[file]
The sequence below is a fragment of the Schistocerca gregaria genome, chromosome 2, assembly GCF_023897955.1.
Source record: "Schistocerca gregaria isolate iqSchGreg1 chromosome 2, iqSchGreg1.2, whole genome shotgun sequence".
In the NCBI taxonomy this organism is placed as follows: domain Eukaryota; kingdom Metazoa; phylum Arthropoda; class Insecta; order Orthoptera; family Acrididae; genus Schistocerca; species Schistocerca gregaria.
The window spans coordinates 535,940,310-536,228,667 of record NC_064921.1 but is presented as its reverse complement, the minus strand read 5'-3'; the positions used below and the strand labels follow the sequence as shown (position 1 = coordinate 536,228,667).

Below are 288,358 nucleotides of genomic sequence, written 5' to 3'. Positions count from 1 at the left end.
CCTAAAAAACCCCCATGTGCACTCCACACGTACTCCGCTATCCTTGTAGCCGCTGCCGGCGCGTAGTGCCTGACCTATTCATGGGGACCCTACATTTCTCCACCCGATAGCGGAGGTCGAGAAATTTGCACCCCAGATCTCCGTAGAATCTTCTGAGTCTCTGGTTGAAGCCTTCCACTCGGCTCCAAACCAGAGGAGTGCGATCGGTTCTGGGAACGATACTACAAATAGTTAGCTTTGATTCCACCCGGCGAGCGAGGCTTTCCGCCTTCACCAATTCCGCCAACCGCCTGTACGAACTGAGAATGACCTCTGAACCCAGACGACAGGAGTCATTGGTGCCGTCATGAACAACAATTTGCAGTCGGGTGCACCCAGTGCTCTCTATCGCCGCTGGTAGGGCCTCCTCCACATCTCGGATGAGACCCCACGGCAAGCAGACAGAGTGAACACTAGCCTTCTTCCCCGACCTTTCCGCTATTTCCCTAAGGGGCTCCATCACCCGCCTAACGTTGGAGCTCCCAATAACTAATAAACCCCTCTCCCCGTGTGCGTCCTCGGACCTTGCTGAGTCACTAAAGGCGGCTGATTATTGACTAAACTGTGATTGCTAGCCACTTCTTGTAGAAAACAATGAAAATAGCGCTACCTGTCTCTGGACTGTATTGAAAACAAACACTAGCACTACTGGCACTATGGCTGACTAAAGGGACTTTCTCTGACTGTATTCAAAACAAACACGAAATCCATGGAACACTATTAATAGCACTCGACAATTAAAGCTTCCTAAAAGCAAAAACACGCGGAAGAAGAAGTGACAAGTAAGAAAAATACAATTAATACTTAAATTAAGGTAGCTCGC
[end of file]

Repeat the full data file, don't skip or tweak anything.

The sequence below is a fragment of the Schistocerca gregaria genome, chromosome 2, assembly GCF_023897955.1.
Source record: "Schistocerca gregaria isolate iqSchGreg1 chromosome 2, iqSchGreg1.2, whole genome shotgun sequence".
In the NCBI taxonomy this organism is placed as follows: domain Eukaryota; kingdom Metazoa; phylum Arthropoda; class Insecta; order Orthoptera; family Acrididae; genus Schistocerca; species Schistocerca gregaria.
The window spans coordinates 535,940,310-536,228,667 of record NC_064921.1 but is presented as its reverse complement, the minus strand read 5'-3'; the positions used below and the strand labels follow the sequence as shown (position 1 = coordinate 536,228,667).

Below are 288,358 nucleotides of genomic sequence, written 5' to 3'. Positions count from 1 at the left end.
CCTAAAAAACCCCCATGTGCACTCCACACGTACTCCGCTATCCTTGTAGCCGCTGCCGGCGCGTAGTGCCTGACCTATTCATGGGGACCCTACATTTCTCCACCCGATAGCGGAGGTCGAGAAATTTGCACCCCAGATCTCCGTAGAATCTTCTGAGTCTCTGGTTGAAGCCTTCCACTCGGCTCCAAACCAGAGGAGTGCGATCGGTTCTGGGAACGATACTACAAATAGTTAGCTTTGATTCCACCCGGCGAGCGAGGCTTTCCGCCTTCACCAATTCCGCCAACCGCCTGTACGAACTGAGAATGACCTCTGAACCCAGACGACAGGAGTCATTGGTGCCGTCATGAACAACAATTTGCAGTCGGGTGCACCCAGTGCTCTCTATCGCCGCTGGTAGGGCCTCCTCCACATCTCGGATGAGACCCCACGGCAAGCAGACAGAGTGAACACTAGCCTTCTTCCCCGACCTTTCCGCTATTTCCCTAAGGGGCTCCATCACCCGCCTAACGTTGGAGCTCCCAATAACTAATAAACCCCTCTCCCCGTGTGCGTCCTCGGACCTTGCTGAGTCACTAAAGGCGGCTGATTATTGACTAAACTGTGATTGCTAGCCACTTCTTGTAGAAAACAATGAAAATAGCGCTACCTGTCTCTGGACTGTATTGAAAACAAACACTAGCACTACTGGCACTATGGCTGACTAAAGGGACTTTCTCTGACTGTATTCAAAACAAACACGAAATCCATGGAACACTATTAATAGCACTCGACAATTAAAGCTTCCTAAAAGCAAAAACACGCGGAAGAAGAAGTGACAAGTAAGAAAAATACAATTAATACTTAAATTAAGGTAGCTCGC